Solegnathus spinosissimus 

Scope: Global
Language: English

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Taxonomy [top]

Kingdom Phylum Class Order Family
Animalia Chordata Actinopterygii Syngnathiformes Syngnathidae

Scientific Name: Solegnathus spinosissimus (Günther, 1870)
Common Name(s):
English Australian Spiny Pipehorse, Banded Pipehorse, Spiny Pipehorse, Spiny Seadragon
Solegnathus fasciatus Günther, 1880
Solegnathus robustus Whitley, 1941 ssp. naso
Taxonomic Source(s): Günther, A. 1870. Catalogue of the fishes in the British Museum. Catalogue of the Physostomi, containing the families Gymnotidae, Symbranchidae, Muraenidae, Pegasidae and of the Lophobranchii, Plectognathi, Dipnoi, Ganoidei, Chondropterygii, Cyclostomata, Leptocardii in the collection of the British Museum. British Museum (Natural History) 8: 1-549.

Assessment Information [top]

Red List Category & Criteria: Data Deficient ver 3.1
Year Published: 2017
Date Assessed: 2016-05-20
Assessor(s): Pollom, R.
Reviewer(s): Ralph, G.
Contributor(s): Pogonoski, J., Pollard, D.A., Paxton, J.R., Morgan, S.K. & Bartnik, S.
Solegnathus spinosissimus is a marine coastal and shelf pipehorse species that inhabits waters off of southeastern Australia and New Zealand. It occupies a variety of habitats including muddy bottoms, seafans, and rocky reefs. The species is often taken as bycatch in trawl fisheries and subsequently traded for use in traditional medicine, and this is the major threat to the species. Little is known about population size, trends in abundance, or the level of offtake as a result of bycatch. Therefore this species is listed as Data Deficient.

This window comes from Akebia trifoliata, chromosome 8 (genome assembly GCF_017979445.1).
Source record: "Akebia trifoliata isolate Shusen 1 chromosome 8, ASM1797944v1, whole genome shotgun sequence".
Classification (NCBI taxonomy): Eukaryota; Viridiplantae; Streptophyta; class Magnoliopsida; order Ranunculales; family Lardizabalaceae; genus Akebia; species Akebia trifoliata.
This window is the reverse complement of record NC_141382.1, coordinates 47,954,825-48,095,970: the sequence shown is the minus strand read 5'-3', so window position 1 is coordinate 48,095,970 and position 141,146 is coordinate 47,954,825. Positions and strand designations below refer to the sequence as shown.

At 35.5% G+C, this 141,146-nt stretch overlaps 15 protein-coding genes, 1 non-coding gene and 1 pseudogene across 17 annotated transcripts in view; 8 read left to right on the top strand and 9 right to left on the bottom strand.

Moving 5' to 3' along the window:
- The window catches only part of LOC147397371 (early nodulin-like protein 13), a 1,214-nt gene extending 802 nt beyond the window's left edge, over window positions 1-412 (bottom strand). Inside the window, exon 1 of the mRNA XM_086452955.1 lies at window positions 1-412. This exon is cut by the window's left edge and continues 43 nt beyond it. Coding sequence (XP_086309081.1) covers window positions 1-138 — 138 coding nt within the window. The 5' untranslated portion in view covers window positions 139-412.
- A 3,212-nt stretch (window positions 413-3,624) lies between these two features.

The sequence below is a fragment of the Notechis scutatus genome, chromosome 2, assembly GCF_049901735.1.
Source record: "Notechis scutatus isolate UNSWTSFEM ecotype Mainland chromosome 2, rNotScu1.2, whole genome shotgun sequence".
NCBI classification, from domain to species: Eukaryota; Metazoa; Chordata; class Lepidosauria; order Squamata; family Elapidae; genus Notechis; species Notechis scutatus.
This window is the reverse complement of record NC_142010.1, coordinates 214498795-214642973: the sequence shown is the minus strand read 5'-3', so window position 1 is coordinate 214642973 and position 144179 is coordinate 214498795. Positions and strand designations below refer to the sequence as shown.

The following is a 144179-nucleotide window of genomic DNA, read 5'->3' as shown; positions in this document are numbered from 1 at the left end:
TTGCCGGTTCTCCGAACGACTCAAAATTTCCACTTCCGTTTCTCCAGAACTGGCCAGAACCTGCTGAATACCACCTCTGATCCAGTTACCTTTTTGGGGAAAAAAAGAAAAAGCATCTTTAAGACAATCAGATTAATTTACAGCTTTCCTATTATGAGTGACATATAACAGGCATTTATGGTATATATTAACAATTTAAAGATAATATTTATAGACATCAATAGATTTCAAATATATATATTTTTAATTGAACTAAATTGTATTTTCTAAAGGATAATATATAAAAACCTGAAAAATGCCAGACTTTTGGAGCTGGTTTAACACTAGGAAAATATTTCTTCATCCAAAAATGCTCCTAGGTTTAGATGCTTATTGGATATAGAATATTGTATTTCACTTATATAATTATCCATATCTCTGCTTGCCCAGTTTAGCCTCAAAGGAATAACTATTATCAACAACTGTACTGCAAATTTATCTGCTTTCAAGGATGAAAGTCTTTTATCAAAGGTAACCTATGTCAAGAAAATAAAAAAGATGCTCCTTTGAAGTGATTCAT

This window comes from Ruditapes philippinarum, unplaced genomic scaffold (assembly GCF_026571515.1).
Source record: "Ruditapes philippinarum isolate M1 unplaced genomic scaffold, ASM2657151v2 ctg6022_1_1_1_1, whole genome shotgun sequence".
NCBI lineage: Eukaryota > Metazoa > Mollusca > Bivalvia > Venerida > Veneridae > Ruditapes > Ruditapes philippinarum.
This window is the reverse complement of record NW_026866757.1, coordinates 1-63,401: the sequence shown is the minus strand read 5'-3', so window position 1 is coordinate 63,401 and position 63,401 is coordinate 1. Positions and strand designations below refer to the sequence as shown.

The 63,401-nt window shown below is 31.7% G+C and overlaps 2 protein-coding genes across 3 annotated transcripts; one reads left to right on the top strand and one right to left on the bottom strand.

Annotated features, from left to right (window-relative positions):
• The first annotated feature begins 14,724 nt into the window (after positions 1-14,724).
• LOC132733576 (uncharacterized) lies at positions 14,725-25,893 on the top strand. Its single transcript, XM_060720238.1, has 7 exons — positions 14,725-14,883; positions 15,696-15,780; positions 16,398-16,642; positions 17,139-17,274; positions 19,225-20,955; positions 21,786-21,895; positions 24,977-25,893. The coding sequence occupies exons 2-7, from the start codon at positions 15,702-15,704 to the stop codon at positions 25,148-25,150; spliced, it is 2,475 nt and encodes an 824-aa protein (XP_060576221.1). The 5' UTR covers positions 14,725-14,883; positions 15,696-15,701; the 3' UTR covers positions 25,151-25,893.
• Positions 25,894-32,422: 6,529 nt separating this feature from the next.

Previously published Red List assessments:

Geographic Range [top]

Range Description:

Solegnathus spinosissimus occurs in southeastern Australia along the coasts of New South Wales, Victoria, Tasmania (May and Maxwell 1986), and New Zealand (Paulin et al. 1989). This species has also been recorded from off Brisbane (Queensland), and in South Australian waters (Gomon et al. 1994), although the South Australian specimen identifications have not been confirmed.


Countries occurrence:
Australia (Australian Capital Territory, New South Wales, Tasmania, Victoria); New Zealand
FAO Marine Fishing Areas:
Indian Ocean – eastern; Pacific – southwest
Additional data:
Continuing decline in area of occupancy (AOO):Unknown
Extreme fluctuations in area of occupancy (AOO):UnknownEstimated extent of occurrence (EOO) - km2:
Continuing decline in extent of occurrence (EOO):UnknownExtreme fluctuations in extent of occurrence (EOO):Unknown
Continuing decline in number of locations:Unknown
Extreme fluctuations in the number of locations:Unknown
Lower depth limit (metres):232
Range Map:Click here to open the map viewer and explore range.

Population [top]